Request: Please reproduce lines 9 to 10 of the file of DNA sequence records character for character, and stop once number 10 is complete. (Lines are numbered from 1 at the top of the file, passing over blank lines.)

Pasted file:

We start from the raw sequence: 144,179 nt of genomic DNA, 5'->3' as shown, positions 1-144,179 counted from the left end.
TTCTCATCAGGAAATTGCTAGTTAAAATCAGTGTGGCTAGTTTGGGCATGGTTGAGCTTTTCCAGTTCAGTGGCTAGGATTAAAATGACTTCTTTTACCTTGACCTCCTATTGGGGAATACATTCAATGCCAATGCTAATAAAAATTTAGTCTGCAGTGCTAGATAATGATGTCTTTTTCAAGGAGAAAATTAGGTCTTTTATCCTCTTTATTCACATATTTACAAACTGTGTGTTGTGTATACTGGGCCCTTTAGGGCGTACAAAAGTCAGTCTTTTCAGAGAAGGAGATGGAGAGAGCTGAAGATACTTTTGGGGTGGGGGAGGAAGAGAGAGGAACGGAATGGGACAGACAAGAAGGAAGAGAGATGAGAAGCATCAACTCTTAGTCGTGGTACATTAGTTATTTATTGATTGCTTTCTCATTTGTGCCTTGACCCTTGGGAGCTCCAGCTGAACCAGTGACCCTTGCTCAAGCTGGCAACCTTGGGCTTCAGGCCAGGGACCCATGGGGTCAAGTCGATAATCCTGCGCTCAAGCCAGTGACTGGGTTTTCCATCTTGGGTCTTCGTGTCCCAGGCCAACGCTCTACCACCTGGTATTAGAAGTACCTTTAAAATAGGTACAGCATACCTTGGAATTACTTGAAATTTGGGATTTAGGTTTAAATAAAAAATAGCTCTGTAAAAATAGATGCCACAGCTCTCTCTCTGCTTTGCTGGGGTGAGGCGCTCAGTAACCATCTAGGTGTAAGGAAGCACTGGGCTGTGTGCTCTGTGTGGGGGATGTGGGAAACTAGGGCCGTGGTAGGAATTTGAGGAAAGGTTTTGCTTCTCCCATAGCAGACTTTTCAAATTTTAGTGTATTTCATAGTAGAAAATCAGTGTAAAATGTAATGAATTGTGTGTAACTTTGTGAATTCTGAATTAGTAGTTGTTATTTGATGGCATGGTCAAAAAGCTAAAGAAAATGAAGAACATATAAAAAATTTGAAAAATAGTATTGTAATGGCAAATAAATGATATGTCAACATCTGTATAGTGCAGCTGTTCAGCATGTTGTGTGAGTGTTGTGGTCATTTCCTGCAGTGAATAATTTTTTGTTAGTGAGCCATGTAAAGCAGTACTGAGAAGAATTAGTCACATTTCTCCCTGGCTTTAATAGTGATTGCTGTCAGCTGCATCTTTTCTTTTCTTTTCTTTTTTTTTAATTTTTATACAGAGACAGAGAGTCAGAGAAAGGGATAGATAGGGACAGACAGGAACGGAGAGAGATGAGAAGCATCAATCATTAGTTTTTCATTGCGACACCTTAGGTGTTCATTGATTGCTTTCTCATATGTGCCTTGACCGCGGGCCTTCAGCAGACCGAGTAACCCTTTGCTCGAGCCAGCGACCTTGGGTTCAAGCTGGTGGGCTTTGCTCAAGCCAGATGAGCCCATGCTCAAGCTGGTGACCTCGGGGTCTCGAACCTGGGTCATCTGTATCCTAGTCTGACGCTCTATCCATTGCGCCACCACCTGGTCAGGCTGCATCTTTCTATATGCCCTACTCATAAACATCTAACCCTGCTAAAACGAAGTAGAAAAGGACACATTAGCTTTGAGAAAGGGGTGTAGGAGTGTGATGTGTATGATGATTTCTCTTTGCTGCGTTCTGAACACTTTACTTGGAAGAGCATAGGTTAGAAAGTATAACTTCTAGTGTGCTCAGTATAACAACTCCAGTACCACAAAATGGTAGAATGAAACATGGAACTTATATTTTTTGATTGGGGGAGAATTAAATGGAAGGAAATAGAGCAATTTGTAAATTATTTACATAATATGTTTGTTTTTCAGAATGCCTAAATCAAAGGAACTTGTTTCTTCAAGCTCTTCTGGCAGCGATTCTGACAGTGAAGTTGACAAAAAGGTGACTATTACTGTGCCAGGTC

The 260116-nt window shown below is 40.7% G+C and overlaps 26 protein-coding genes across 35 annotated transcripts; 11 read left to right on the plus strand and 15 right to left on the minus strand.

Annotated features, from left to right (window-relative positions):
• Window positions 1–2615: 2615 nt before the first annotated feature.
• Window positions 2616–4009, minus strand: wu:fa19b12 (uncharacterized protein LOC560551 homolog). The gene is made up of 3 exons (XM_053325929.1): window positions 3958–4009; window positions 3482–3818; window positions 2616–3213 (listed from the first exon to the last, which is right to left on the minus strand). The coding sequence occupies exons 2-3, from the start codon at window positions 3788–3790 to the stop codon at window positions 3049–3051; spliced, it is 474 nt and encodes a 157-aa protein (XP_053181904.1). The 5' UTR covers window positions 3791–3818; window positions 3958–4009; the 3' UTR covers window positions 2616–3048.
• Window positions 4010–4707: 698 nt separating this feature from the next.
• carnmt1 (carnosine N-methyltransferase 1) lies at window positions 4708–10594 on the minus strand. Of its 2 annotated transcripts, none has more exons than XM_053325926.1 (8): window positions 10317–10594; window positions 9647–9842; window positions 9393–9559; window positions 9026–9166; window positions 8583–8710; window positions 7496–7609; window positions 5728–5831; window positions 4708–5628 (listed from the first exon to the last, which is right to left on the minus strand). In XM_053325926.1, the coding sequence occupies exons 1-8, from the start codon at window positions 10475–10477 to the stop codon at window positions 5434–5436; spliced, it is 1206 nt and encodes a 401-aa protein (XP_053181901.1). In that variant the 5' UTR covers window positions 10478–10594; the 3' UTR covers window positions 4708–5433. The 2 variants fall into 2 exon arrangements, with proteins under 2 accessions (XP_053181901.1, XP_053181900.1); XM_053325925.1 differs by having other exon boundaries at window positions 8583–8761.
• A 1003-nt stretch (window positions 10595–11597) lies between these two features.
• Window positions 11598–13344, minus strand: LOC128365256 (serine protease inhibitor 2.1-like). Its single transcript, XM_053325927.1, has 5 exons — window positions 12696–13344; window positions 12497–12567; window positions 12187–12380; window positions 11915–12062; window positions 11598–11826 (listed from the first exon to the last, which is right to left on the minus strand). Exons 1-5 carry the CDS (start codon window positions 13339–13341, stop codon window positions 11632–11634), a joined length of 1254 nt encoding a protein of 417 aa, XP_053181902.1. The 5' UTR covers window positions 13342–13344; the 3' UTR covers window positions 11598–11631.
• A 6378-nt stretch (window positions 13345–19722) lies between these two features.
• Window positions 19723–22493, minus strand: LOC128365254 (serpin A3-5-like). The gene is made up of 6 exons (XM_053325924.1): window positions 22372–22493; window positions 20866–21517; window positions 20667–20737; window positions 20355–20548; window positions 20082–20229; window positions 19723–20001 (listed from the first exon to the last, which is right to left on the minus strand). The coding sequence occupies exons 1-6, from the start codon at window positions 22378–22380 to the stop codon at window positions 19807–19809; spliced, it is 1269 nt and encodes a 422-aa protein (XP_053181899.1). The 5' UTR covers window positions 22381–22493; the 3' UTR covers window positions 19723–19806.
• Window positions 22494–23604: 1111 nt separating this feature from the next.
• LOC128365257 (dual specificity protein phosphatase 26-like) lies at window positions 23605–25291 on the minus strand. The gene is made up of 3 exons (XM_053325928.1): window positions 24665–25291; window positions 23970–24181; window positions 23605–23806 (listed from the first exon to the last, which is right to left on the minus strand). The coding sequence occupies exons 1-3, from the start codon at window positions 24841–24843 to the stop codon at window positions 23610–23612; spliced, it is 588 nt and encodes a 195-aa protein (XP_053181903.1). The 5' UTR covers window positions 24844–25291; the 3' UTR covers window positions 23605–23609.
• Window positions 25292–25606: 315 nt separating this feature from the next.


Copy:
• A 1003-nt stretch (window positions 10595–11597) lies between these two features.
• Window positions 11598–13344, minus strand: LOC128365256 (serine protease inhibitor 2.1-like). Its single transcript, XM_053325927.1, has 5 exons — window positions 12696–13344; window positions 12497–12567; window positions 12187–12380; window positions 11915–12062; window positions 11598–11826 (listed from the first exon to the last, which is right to left on the minus strand). Exons 1-5 carry the CDS (start codon window positions 13339–13341, stop codon window positions 11632–11634), a joined length of 1254 nt encoding a protein of 417 aa, XP_053181902.1. The 5' UTR covers window positions 13342–13344; the 3' UTR covers window positions 11598–11631.